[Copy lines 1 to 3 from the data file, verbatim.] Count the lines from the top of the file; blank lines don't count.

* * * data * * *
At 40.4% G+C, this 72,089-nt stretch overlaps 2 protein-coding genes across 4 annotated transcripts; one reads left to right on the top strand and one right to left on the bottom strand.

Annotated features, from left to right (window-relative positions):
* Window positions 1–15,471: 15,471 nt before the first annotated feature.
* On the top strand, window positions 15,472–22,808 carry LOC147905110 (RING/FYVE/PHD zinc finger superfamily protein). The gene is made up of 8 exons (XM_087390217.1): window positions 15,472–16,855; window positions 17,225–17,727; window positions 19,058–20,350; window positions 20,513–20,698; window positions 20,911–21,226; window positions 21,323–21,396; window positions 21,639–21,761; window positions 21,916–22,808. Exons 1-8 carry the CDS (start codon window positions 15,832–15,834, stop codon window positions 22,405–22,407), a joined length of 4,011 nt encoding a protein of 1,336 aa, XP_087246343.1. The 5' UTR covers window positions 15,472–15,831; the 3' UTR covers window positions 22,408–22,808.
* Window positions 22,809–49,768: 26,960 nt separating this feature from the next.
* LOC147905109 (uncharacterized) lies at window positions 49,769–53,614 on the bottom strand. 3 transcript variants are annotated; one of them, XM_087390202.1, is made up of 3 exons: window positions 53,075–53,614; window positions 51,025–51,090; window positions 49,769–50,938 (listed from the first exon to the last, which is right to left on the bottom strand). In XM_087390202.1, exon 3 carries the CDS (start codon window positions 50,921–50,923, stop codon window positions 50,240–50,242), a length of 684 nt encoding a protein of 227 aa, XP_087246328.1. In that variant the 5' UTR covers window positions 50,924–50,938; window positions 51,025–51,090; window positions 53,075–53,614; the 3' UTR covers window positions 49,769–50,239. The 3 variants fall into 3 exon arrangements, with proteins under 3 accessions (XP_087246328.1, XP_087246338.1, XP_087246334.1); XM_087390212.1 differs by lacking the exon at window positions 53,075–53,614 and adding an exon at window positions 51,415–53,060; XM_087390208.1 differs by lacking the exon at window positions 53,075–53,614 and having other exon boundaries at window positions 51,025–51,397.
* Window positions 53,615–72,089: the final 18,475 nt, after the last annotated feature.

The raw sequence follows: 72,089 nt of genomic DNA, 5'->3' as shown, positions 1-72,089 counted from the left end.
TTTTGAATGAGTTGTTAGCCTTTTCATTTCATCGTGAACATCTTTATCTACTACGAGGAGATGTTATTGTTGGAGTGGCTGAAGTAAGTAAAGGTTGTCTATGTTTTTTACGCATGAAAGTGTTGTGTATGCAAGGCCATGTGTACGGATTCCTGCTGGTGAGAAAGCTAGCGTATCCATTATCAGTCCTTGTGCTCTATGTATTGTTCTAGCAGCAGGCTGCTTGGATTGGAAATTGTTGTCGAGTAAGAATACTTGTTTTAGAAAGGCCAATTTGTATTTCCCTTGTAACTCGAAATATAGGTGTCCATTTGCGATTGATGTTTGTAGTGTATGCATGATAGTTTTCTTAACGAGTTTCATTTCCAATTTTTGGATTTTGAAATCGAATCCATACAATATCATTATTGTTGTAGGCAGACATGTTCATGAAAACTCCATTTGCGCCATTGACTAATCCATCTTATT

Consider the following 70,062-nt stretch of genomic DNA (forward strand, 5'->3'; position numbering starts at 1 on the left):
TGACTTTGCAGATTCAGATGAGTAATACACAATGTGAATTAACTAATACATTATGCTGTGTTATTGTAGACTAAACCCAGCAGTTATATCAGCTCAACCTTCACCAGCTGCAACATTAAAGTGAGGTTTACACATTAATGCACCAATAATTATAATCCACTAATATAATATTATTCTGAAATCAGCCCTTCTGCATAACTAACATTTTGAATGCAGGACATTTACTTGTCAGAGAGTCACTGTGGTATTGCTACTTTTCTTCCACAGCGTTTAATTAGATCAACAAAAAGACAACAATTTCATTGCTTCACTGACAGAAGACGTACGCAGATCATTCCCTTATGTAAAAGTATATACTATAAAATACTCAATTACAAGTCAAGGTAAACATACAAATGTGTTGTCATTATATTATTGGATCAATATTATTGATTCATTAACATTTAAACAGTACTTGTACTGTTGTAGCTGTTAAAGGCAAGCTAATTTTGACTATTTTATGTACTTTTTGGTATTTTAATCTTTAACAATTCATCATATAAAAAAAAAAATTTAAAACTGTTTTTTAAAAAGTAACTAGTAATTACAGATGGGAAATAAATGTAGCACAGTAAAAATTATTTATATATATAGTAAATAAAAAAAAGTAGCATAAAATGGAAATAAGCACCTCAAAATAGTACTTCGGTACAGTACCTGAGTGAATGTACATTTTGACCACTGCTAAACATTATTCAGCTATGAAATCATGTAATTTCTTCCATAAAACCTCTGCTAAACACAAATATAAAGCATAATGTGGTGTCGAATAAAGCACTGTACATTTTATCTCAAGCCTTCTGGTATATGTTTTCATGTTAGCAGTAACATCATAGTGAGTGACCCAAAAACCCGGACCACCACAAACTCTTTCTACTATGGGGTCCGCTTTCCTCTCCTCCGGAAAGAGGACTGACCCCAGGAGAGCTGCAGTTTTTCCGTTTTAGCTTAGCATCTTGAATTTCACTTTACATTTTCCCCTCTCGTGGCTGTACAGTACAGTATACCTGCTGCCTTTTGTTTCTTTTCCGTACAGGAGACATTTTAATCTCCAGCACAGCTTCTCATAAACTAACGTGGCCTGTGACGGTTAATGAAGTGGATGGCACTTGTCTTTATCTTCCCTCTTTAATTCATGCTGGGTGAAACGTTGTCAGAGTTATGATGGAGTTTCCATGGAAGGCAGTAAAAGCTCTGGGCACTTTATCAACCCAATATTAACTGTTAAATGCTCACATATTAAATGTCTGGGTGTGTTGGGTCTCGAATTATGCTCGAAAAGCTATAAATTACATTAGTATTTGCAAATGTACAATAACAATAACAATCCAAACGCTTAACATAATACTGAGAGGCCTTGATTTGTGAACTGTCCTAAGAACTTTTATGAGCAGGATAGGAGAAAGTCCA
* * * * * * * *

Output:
At 40.4% G+C, this 72,089-nt stretch overlaps 2 protein-coding genes across 4 annotated transcripts; one reads left to right on the top strand and one right to left on the bottom strand.

Annotated features, from left to right (window-relative positions):
* Window positions 1–15,471: 15,471 nt before the first annotated feature.